Twelve things to do in Puerto Vallarta, Mexico, the city that overflows with activity and attracts repeat visitors
Located along Banderas Bay on Mexico’s Pacific Coast, Puerto Vallarta in the state of Jalisco is a popular winter destination for many people from Canada and the United States. It is easy to understand why it attracts so many visitors. In addition to having wonderful weather and beautiful scenery, there is a LOT to do.
1. Get your Art Fix
Puerto Vallarta has a vibrant art community with many galleries showcasing a variety of art forms.
Individual galleries regularly hold special exhibits and openings. The Puerto Vallarta Art Walk takes places Wednesday evenings October through May in the city’s central area. Participating galleries extend their hours, feature specific artists, and provide refreshment and entertainment. Several shops and galleries in the Romantic Zone participate in the Southside Shuffle, which takes place in the vicinity of Basilio Badillo and Constitución on certain Friday evenings November through March.
For those wishing to nurture their own inner artist, several galleries and studios offer classes. Art VallARTa has painting, drawing, and applied art classes. Internationally famous sculptor Jim Demetro conducts sculpting classes at his gallery Demetro Galeria. (Jim and his daughter Christina are the creators of the iconic Vallarta Dancers statue on the Malecón as well as other sculptures in the city.) Many other studios also offer classes. Types of classes include painting, fused glass, pottery, and silk painting.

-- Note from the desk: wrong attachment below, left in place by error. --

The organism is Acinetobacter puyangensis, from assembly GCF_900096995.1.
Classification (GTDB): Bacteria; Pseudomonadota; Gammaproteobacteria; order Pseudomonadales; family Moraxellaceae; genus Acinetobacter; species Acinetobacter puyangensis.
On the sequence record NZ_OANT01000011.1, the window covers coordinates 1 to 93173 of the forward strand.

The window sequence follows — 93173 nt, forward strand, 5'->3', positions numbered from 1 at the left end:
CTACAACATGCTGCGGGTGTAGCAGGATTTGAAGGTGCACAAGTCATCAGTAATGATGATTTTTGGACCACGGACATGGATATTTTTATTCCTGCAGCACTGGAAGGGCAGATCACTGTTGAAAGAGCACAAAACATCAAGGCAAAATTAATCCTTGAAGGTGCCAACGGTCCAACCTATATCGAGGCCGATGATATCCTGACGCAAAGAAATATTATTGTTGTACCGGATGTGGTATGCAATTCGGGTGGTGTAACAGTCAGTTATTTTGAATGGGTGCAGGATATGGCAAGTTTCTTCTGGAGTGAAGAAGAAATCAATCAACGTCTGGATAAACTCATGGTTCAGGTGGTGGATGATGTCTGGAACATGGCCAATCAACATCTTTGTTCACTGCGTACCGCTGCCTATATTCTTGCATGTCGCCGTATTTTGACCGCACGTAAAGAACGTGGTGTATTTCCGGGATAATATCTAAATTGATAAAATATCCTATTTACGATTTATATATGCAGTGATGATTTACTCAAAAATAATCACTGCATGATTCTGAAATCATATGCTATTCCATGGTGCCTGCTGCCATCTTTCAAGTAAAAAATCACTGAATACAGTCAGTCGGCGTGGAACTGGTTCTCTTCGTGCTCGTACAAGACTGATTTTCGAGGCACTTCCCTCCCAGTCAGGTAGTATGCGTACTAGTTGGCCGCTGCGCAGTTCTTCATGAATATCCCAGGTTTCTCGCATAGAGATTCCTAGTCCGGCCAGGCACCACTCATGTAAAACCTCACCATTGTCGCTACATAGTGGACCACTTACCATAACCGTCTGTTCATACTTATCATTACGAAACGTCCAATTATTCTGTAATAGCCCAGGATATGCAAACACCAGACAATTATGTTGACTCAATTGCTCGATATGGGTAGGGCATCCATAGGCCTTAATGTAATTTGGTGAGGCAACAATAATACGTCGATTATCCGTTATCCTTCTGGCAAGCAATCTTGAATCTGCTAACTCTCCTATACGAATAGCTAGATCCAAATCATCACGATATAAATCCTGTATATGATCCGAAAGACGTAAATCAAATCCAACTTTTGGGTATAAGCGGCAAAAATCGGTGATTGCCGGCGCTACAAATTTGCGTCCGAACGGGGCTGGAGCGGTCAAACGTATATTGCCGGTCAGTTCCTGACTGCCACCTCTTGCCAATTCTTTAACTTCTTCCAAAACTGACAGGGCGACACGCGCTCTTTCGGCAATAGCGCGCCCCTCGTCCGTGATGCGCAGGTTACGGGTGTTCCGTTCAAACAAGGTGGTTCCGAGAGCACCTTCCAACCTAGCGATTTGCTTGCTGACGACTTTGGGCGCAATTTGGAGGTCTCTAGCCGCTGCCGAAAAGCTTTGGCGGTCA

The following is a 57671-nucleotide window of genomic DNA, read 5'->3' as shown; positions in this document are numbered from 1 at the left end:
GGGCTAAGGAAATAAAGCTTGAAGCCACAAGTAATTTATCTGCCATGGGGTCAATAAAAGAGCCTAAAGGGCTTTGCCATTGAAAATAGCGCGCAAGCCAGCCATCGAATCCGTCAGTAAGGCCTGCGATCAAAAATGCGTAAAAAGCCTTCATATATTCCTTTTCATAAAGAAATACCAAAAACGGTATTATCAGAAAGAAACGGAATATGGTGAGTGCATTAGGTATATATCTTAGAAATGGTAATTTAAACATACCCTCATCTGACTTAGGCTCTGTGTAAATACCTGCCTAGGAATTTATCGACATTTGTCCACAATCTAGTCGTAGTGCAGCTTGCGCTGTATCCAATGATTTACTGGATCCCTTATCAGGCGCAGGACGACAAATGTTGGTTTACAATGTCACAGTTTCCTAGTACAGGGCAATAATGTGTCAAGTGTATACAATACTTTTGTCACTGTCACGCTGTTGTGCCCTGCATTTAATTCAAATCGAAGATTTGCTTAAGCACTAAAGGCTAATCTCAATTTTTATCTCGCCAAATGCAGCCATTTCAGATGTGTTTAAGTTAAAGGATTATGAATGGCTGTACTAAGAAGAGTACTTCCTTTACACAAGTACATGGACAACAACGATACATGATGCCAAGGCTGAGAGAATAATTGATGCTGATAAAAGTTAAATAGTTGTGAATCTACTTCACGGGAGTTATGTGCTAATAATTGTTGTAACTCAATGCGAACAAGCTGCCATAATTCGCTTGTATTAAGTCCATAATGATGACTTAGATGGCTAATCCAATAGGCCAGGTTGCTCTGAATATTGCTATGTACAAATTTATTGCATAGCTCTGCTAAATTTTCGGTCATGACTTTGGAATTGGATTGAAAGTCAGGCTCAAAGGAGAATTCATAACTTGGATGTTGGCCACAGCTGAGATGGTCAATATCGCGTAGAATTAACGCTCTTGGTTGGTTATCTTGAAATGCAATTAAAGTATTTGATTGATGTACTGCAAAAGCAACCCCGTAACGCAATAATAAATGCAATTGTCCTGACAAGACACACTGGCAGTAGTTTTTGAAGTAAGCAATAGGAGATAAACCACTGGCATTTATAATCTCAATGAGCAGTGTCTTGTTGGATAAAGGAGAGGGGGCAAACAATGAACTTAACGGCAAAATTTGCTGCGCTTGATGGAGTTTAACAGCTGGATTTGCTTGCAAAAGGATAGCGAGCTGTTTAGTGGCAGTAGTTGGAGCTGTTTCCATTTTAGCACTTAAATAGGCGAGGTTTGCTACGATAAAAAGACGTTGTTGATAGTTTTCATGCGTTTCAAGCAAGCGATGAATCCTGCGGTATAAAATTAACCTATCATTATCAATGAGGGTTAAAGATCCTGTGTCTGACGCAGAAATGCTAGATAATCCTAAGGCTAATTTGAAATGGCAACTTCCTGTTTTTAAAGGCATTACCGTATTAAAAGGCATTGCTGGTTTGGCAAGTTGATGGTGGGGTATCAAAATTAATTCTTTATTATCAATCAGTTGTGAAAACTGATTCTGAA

And you can enjoy art just walking through the city. Puerto Vallarta has a great collection of street art.
2. Stroll the Malecón
The Malecón is one-mile long seawall pedestrian promenade running the length of downtown Puerto Vallarta from Hotel Rosita in the north to the Cuale River in the south. The newer Malecón extension continues from the south end with a bridge over the river into the South Side Olas Altas and Los Muertos beach areas. The Malecón has been described as “the heart of Puerto Vallarta.” Tourists and locals stroll the Malecón day and evening.
You will find more art here with several sculptures placed along the way. (Free Malecón sculpture walking tours are available Tuesday mornings November through mid-April.) As you walk the Malecón, you’ll encounter entertainers, living statues, street vendors, and food stalls. There are many places to sit and admire the view of Banderas Bay, watch the boats and fishermen, watch pelicans feeding and frigate birds soaring, or catch a splendid sunset. Restaurants and bars line the other side of the walkway.